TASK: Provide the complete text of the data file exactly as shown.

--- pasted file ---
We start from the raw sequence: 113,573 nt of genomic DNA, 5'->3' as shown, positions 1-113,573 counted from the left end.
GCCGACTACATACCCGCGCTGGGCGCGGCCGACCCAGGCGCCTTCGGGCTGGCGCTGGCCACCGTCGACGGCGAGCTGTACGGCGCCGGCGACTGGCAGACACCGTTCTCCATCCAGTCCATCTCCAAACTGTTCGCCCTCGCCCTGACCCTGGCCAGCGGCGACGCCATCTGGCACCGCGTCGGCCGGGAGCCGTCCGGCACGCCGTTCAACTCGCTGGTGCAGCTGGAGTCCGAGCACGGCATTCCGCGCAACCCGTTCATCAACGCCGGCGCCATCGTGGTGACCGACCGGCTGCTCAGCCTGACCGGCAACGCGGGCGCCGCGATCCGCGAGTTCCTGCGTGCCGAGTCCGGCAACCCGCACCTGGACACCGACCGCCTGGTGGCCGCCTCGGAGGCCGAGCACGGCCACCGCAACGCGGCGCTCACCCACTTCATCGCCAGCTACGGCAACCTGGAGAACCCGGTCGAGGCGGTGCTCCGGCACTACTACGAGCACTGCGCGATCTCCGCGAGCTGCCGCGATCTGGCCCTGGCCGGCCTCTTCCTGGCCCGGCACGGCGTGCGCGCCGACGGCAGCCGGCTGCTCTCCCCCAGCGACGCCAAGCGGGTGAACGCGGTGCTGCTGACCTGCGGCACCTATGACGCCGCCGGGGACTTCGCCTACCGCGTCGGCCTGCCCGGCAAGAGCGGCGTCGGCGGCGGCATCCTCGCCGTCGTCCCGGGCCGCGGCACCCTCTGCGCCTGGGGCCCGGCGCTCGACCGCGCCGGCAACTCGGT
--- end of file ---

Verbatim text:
We start from the raw sequence: 113,573 nt of genomic DNA, 5'->3' as shown, positions 1-113,573 counted from the left end.
GCCGACTACATACCCGCGCTGGGCGCGGCCGACCCAGGCGCCTTCGGGCTGGCGCTGGCCACCGTCGACGGCGAGCTGTACGGCGCCGGCGACTGGCAGACACCGTTCTCCATCCAGTCCATCTCCAAACTGTTCGCCCTCGCCCTGACCCTGGCCAGCGGCGACGCCATCTGGCACCGCGTCGGCCGGGAGCCGTCCGGCACGCCGTTCAACTCGCTGGTGCAGCTGGAGTCCGAGCACGGCATTCCGCGCAACCCGTTCATCAACGCCGGCGCCATCGTGGTGACCGACCGGCTGCTCAGCCTGACCGGCAACGCGGGCGCCGCGATCCGCGAGTTCCTGCGTGCCGAGTCCGGCAACCCGCACCTGGACACCGACCGCCTGGTGGCCGCCTCGGAGGCCGAGCACGGCCACCGCAACGCGGCGCTCACCCACTTCATCGCCAGCTACGGCAACCTGGAGAACCCGGTCGAGGCGGTGCTCCGGCACTACTACGAGCACTGCGCGATCTCCGCGAGCTGCCGCGATCTGGCCCTGGCCGGCCTCTTCCTGGCCCGGCACGGCGTGCGCGCCGACGGCAGCCGGCTGCTCTCCCCCAGCGACGCCAAGCGGGTGAACGCGGTGCTGCTGACCTGCGGCACCTATGACGCCGCCGGGGACTTCGCCTACCGCGTCGGCCTGCCCGGCAAGAGCGGCGTCGGCGGCGGCATCCTCGCCGTCGTCCCGGGCCGCGGCACCCTCTGCGCCTGGGGCCCGGCGCTCGACCGCGCCGGCAACTCGGT